Petal Journal

Cira Nickel


every Sunday
my sister and I walked
down the nave of our local cathedral
on Flores
         of the seven islands of the Azores

the click-clack of our shiny daughter shoes
as we timidly passed the stained-glass Lady of Seven Sorrows
on our way to receive bread and wine

our boney knees shifted—
         baby ringed plovers and
         swaying palms gently brushing against the church walls
called us to them

when I was 12—
unlike the island birds that never leave—
we migrated
west across the big sea
to a cold city
with strange trees

in the all girls school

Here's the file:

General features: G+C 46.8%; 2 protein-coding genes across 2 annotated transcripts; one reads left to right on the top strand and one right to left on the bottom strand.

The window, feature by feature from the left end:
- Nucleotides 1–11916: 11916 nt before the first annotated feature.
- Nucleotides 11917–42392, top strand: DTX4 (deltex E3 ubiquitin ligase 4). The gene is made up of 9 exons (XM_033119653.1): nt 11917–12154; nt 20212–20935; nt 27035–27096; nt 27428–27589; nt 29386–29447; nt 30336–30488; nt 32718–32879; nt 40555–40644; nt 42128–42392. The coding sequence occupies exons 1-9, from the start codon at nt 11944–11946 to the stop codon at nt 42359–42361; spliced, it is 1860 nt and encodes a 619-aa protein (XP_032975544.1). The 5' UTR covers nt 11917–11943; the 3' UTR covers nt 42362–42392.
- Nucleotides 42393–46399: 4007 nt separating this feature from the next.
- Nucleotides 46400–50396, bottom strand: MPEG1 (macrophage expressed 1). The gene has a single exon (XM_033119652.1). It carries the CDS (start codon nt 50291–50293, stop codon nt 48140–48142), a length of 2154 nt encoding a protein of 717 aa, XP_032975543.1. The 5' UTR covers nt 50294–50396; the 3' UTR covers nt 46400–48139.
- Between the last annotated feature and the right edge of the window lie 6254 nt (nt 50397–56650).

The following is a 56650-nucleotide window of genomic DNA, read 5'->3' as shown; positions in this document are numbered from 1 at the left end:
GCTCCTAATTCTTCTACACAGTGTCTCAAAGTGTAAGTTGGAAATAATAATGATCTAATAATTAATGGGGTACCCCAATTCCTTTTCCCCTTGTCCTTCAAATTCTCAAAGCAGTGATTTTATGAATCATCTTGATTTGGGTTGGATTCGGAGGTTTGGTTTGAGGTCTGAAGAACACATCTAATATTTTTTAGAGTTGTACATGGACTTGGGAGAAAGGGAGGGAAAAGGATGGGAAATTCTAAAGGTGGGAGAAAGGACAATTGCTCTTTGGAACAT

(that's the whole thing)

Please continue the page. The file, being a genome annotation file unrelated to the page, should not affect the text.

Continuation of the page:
nobody understood our words

the nuns took away our brightly-beaded bracelets
         told us to be like Mary
         who washed the feet of Christ with her hair

every Tuesday I dutifully scrubbed the corridor leading to the chapel
from time-to-time
a black balloon and a dozen red roses floated towards me—
         I closed my eyes tight and thought of my dead father

a grown woman,
               my sister still hasn’t adjusted

a wraith in the garden mist
she silently hovers over withered hydrangeas
and spikenard
               —flies patter over her eyes
               flutter around her brain

I kneel inside with my back to her
my fingers bleed as I scrub our trodden floor boards—
            with the clouded sun on my back
            I feel my bones turn to salt

Cira Nickel is a poet and artist living in Toronto.